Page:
For most people, yes. But for the frugal or the very income-limited, there is a huge role for over the air reception. Hopefully with a PVR, as the benefits of time-shifting and advert avoidance are huge.

>my entire setup - with all those boxes and necessary cabling - doesn't come to

>half what that guy paid for his TV. Probably not even a quarter. And I've

> had the same setup for nearly 10 years now,

Did you add the cost of your network into the above computation?

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Re: Needs broadband is ridiculous in this day and age.

"But for the frugal or the very income-limited, there is a huge role for over the air reception."

And for those who simply don't see the point in sending their money to large, mostly US, corporations.

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Re: Chromecast

Or upgrade a £50 set-top box. HDMI is likely to be around for a while.

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Re: Chromecast

"The point the posters before were making is that with braodband and cheaper hardware any old TV will be able to display everything,"

And the people who can't get BB fast enough to stream a decent picture reliably can carry on with what they've got and if necessary, get a set top box with whatever the new standards are. No new TV required. Just like a few years ago when digital terrestrial started and the vast majority did not have TVs with Freeview built in.

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Re: Chromecast

Privacy is out the window anyway with any new smart tv (and even new broadcast dtv standards include the feedback loop via existing Internet connection, and obviously no backwards compatibility). And lets don't mention security (or lack of it) in all these IoTs.

I'd say a good ole PC (or whatever you already have that can connect via HDMI) is the way to go. The more control over it the better. And 4k is overrated. Most cable channels look like s..t and are nowhere near 1080p - slapping 4k sticker won't help.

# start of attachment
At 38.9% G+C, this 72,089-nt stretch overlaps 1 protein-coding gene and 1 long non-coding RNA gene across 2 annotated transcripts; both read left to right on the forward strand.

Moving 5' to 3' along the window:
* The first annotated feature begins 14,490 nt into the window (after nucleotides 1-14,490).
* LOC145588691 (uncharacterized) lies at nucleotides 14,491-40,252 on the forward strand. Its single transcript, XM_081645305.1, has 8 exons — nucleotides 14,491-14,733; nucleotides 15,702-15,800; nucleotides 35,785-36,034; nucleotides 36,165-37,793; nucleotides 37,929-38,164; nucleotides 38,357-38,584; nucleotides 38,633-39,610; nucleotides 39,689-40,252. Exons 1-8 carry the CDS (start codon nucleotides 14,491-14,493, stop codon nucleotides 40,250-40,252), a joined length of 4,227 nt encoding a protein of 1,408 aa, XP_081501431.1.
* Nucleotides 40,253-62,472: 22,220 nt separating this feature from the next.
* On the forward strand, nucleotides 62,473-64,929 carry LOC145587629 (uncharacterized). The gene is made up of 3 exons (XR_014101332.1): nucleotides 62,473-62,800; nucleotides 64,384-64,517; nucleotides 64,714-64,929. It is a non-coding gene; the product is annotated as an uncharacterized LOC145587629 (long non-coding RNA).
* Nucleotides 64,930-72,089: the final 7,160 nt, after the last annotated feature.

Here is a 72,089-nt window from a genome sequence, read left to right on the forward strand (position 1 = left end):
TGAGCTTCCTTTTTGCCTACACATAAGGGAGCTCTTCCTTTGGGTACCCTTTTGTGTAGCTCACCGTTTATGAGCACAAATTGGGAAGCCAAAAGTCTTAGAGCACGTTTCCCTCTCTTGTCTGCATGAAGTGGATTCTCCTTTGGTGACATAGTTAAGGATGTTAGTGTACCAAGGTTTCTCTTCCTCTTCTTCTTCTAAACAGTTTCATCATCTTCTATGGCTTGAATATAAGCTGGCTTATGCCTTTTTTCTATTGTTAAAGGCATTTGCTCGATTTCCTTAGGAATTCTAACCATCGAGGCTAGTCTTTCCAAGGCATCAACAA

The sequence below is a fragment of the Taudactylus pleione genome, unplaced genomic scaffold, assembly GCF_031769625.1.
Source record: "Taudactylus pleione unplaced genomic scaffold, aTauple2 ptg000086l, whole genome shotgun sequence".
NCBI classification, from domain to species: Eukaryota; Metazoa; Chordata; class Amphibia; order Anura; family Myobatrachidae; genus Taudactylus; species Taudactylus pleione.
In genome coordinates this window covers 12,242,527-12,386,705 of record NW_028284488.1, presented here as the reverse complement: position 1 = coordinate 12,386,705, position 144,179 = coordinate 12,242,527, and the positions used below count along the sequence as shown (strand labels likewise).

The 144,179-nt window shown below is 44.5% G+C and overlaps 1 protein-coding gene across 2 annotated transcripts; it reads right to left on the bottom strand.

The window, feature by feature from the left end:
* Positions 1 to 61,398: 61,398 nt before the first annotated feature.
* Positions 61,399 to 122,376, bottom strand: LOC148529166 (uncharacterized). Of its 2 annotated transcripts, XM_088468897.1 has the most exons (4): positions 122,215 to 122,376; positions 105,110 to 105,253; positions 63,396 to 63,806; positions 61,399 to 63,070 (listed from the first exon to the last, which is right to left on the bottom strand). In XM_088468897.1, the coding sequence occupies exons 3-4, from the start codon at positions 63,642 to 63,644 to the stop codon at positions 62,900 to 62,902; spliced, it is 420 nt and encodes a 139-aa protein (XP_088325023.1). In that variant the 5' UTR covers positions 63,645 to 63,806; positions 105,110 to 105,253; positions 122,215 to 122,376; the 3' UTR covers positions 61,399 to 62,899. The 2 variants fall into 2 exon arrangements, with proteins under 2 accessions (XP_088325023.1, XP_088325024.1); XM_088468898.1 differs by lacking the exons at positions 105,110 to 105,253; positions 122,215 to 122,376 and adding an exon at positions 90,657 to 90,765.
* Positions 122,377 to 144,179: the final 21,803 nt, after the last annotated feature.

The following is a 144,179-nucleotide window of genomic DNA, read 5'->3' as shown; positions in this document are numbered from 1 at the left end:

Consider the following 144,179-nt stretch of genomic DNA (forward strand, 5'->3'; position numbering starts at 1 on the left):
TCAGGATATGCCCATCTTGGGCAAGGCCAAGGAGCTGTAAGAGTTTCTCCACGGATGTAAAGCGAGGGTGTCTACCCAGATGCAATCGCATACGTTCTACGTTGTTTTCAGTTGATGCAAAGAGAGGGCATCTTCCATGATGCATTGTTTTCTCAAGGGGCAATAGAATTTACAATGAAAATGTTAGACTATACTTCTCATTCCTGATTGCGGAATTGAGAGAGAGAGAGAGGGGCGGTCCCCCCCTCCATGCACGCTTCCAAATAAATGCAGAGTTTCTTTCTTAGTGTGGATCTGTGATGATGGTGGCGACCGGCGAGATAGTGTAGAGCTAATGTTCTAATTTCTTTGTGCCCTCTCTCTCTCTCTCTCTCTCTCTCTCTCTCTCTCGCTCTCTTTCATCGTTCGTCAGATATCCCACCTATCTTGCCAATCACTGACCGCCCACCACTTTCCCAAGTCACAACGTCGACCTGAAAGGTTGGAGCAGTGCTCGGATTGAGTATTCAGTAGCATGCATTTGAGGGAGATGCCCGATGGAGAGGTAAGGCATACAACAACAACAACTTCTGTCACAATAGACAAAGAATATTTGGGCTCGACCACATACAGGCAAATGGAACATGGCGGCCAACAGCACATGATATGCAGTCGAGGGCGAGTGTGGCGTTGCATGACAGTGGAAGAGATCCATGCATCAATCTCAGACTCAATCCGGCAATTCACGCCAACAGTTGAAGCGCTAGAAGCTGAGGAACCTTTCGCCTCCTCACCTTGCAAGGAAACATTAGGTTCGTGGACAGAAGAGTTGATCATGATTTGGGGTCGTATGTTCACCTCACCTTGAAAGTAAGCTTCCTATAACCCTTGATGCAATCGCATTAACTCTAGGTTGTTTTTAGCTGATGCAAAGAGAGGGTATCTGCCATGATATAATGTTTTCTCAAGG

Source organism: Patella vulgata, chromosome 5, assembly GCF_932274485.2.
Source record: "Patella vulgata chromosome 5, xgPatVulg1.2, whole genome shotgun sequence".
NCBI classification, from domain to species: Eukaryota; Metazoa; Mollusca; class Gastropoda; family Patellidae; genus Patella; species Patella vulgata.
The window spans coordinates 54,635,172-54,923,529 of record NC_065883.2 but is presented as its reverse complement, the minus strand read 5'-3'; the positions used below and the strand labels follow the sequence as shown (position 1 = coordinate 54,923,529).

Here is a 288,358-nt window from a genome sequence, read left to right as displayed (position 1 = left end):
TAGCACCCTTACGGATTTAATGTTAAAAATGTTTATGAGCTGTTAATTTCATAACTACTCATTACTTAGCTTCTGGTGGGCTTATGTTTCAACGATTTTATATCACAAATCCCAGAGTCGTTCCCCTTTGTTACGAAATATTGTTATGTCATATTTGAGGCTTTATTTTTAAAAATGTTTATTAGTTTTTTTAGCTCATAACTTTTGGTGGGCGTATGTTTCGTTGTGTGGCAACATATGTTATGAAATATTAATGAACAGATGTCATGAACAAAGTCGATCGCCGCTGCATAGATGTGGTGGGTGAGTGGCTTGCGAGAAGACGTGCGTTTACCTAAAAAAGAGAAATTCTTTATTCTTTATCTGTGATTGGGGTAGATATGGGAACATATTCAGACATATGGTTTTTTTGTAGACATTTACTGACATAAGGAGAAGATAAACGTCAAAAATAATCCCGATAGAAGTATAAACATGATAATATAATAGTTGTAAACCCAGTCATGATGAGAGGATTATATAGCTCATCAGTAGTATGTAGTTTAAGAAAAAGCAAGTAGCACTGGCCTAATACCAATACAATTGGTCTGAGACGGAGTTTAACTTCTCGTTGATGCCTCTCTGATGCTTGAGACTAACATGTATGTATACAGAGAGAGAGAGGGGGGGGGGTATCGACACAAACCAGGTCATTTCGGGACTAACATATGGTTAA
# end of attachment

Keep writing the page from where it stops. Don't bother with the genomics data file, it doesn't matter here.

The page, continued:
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Re: Chromecast

Terrestrial signals have an uncanny knack of getting to most places in the UK, even in rural areas

Unless, like me, you live somewhere where there is a dirty great lump of hill beteen you and the nearest transmitter, and a big ridge between you and the next nearest.

Even with a good masthead amp, even SD terrestrial broadcasts are just about unusable.

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Anonymous Coward

Re: Chromecast

"Unless, like me, you live somewhere where there is a dirty great lump of hill beteen you and the nearest transmitter, and a big ridge between you and the next nearest."

True, hence "most places" :-) The difference being that you can potentially erect a massively tall mast to try and compensate, or equally use the FreeSat transmissions instead. I also find that most places that don't get decent TV reception don't get great broadband either.

Broadcast signals aren't perfect, but they're a darn sight more reliable than broadband communications.

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Oh you optimist

So you presume that for the next 10 years that TV is going to get patched and updated?

Find me a 5 year old, let alone 10 year old Android phone that is still fully supported and I'll tell you it's a very rare beast indeed.

If even if a miracle happens and it gets updated for the next 10 years, it will become so completely slow and unusable, you'll simple just give,.

I would say your obsolescence has gone from 10 years down to 5 max now..

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Re: Oh you optimist

Hear hear. The IoT revolution is either a revolution of insecurity or a revolution of obsolescence. Or both. And even if (and this is a big if), manufacturers decide to keep patching for years (or decades, in the case of white goods - my fridge, hob and oven are all starting their third decade) life is far too short to spend my spare time installing updates on the TV, vacuum cleaner, car, microwave, light bulbs etc.

Fuck that. Count me out.

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LDS
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Re: Oh you optimist

I would look for a 40"-50" "dumb screen" (a monitor...) to be connected to a "media player" device I could update and upgrade separately. And which cold run an OS not controlled by the appliance maker - which is obsoleted as soon as the TV is packaged.

Those who got the fist wave of "Smart"TVs already found there's no longer an app to play their contents - and updates - if available - were removing them, not adding new ones...

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Re: Oh you optimist

Basically this, I'd be very happy for manufacturers to produce 'dumb' TVs where (a bit like hi-fi separates) you add the bits you need. I know that's not for everyone, but my temporary(ish) Sony Android TV very rarely ends up being used for its smart features, and a 'dumb' but a high-quality screen would be my preference.